Trivial patents *not the problem* (was: Re: [ILUG] Re: ILUG sends
s/w patents briefing document to Irish MEPs)
colm at stdlib.net
Mon Mar 21 14:57:24 GMT 2005
On Mon, Mar 21, 2005 at 02:40:03PM +0000, Barry O'Donovan wrote:
> Now, from another perspective, the large multinationals that support
> software patentability (or any other directive or law) usually have
> well paid professional lobbyists working in Ireland and in the E.U. (as
> well as the other member states). These people have the ear of the
> politicians because they bring big money into the country by way of
> capital investment, corporate tax, jobs etc. Fair enough. FOSS
> hobbyists and enthusiasts do not have equivalent lobbyists. Nor the ear
> of politicians without a lot of hard work. So, usually, the people we
> elect to represent us hear loudly and directly from the multinationals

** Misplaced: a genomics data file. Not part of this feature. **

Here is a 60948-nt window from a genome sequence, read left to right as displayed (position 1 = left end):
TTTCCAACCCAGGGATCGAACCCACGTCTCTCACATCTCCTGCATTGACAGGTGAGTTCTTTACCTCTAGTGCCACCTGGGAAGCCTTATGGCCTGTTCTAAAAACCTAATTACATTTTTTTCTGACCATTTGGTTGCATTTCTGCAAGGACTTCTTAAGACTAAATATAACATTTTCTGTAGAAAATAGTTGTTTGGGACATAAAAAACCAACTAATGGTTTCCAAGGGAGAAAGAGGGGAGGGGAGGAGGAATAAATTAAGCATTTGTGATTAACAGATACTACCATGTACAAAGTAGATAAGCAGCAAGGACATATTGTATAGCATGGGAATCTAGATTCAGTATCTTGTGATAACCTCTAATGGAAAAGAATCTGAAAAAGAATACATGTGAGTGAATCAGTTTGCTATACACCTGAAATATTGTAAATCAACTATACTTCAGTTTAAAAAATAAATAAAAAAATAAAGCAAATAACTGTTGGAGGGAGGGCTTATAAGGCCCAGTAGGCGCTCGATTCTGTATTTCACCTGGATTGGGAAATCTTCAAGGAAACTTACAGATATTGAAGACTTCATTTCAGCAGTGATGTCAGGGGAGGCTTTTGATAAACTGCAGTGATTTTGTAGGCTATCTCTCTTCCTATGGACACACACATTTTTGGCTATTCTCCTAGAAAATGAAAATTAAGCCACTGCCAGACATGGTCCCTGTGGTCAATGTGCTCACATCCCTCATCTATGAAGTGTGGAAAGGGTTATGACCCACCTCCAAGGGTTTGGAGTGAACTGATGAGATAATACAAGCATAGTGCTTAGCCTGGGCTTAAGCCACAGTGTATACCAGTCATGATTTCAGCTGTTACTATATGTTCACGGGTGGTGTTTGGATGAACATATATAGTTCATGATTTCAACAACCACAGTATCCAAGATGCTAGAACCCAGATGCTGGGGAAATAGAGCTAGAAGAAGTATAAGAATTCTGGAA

> and whispers, if at all, from the rest of us. This may be the
> democratic society we live in but it doesn't seem very fair.
It's totally unfair :(
> > we can do without software hobbyists in favour of greater employment
> > (say) ?
> Well we have had both software hobbyists and inceasing employment for
> years. They have happily co-existed. Are we not the (or at least one
> of) the biggest software exporters in the world?
We are, thanks mainly to one company - who run all of their european
sales through here for tax benefits, and it's pretty clear they're not
in favour of patents.
> This is the status-quo. We do not need to prove the argument that
> software patentability will yield greater employment because we do
> not have software patentability and we do have a growing number of
> ICT jobs.
There might be more, who's to know? The argument does need to be proven,
because it is essentially all the politicians care about.
Colm MacCárthaigh Public Key: colm+pgp at stdlib.net
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